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The following is presented as part of The Columbian’s Opinion content, which offers a point of view in order to provoke thought and debate of civic issues. Opinions represent the viewpoint of the author. Unsigned editorials represent the consensus opinion of The Columbian’s editorial board, which operates independently of the news department.
News / Opinion / Editorials

In Our View: Work together to confront homelessness

The Columbian
Published: May 28, 2024, 6:03am

Homelessness is an urgent, persistent and obvious problem in our community, one that requires cooperation between governing bodies. Because of that, a decision last week by the Clark County Council is perplexing.

The city of Vancouver asked the county government for immediate assistance to help pay for a 150-bed homeless shelter. City officials have identified an available site (they have not yet revealed the location) and sought help in purchasing it. The concern is that a delay will result in the site being sold to another party.

Acquiring and building the shelter will cost approximately $16 million; operating costs would be $6 million to $7 million per year. The request is for the county to pay 30 percent of those combined costs. Clark County has approximately $23 million in mental health sales tax funds for 2024 and $19 million for 2025.

Rather than act with urgency or demonstrate an understanding of the crisis, county councilors voted against committing the funds. Instead, they will require the request to go through the typical process for considering funding, a process they have waived in other situations. Councilors Gary Medvigy, Karen Bowerman and Michelle Belkot voted to delay the request; Glen Yung and Sue Marshall voted in favor of immediate funding.

“I think there’s a real possibility if all of this is moving forward, that we could possibly exceed a budget capacity of that front,” said Medvigy, the council chair. According to Columbian reporter Alexis Weisend, he said schools need more mental health counselors and he wants to ensure that the county jail has adequate funding.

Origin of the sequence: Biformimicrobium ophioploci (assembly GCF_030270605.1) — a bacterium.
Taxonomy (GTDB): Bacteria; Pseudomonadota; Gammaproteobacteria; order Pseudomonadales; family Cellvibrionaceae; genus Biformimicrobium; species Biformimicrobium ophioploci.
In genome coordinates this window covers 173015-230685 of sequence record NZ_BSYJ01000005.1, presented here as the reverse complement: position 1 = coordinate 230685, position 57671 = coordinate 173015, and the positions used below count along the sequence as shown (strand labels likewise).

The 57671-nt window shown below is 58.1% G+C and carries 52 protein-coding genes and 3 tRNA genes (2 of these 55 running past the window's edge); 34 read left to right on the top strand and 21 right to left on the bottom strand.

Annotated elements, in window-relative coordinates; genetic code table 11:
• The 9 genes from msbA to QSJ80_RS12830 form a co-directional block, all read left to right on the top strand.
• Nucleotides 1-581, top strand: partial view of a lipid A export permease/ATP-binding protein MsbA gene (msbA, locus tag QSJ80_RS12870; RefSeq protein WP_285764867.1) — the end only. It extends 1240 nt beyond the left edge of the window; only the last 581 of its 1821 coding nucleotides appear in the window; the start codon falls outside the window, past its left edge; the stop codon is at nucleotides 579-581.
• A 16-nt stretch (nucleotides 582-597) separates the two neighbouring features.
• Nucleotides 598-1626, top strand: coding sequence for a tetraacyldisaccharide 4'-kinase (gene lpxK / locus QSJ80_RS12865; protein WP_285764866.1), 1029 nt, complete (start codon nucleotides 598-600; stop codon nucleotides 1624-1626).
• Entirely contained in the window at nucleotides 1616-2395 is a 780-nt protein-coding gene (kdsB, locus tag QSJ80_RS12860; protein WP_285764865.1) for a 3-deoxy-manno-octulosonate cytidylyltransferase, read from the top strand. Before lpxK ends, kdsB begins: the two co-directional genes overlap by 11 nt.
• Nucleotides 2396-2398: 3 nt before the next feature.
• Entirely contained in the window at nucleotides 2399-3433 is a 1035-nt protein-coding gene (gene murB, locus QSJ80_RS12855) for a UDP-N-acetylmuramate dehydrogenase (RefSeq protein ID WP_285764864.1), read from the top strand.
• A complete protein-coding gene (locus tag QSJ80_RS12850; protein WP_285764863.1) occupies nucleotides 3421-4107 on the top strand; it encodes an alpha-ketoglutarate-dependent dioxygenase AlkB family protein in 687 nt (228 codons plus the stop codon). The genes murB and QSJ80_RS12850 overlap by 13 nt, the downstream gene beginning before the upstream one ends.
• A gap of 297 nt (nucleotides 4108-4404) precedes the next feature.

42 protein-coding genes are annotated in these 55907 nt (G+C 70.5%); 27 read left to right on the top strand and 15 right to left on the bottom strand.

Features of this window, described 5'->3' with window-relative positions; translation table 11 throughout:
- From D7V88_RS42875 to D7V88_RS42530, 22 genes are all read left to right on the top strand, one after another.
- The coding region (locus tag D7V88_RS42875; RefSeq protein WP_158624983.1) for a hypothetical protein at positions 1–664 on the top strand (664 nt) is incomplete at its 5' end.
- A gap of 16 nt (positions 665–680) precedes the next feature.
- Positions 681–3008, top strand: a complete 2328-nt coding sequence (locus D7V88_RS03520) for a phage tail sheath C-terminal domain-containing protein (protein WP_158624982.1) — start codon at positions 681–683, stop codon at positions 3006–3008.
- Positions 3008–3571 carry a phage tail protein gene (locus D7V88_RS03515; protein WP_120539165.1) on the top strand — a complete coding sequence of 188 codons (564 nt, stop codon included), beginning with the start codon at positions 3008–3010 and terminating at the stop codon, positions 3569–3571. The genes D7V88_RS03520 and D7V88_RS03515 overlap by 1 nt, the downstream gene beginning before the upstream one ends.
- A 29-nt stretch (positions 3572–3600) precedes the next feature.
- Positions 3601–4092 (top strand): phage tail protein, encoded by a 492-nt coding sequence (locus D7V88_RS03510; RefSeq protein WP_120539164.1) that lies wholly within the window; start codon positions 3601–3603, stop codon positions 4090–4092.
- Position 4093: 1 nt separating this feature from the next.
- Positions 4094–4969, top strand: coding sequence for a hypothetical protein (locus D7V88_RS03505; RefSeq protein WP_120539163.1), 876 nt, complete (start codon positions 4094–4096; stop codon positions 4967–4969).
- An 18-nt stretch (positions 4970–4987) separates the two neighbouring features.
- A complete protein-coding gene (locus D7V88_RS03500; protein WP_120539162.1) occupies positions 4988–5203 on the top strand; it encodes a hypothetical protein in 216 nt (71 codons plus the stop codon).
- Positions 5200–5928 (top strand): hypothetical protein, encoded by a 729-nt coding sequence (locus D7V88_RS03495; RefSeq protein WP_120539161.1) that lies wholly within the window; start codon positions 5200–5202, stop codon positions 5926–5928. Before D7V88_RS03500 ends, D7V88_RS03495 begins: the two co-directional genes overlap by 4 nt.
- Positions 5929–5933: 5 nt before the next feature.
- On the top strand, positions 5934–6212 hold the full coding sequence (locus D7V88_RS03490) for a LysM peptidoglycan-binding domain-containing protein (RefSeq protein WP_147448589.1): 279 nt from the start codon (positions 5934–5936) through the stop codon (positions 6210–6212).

Those are, indeed, important issues. But as anybody who has noticed homeless encampments throughout the county can attest, there is an urgent demand for shelter space. As Yung said, “When you find a place, you need to lock it down. Otherwise, it might walk away.”

Yung also noted that the council has skipped the lengthy review process for other funding requests: “The entire process is determined by the council. So we are able to change that at any moment. We are able to make modifications. We are able to make emergency or quick decisions.”

County governments generally are considered the lead agencies in dealing with housing and homelessness. In one example, RCW 36.32.415, passed in 1986, states: “A county may assist in the development or preservation of publicly or privately owned housing for persons of low income by providing loans or grants of general county funds … ” The law does not specifically mention homelessness, but it is not a stretch to apply it in this regard.

RCW 43.185C.160 puts the onus on county governments to develop a five-year homeless housing plan, although there is contradictory language in the 2018 legislation.

Despite the statutory and moral obligations facing county government, it is the city of Vancouver that has embraced the burden of reducing homelessness in the area. Primary among those efforts is outreach to unhoused people and the creation of four Safe Stay communities providing shelter.

But more is needed. Among other benefits, the proposed shelter would provide help for unhoused people who are exiting the hospital or exiting jail. It also would provide medication-assisted treatment for those with substance-use disorder.

Such assistance demands cooperation and commitment from elected officials at both the city and county levels. Shared investment is necessary for addressing an issue that impacts all residents of Clark County.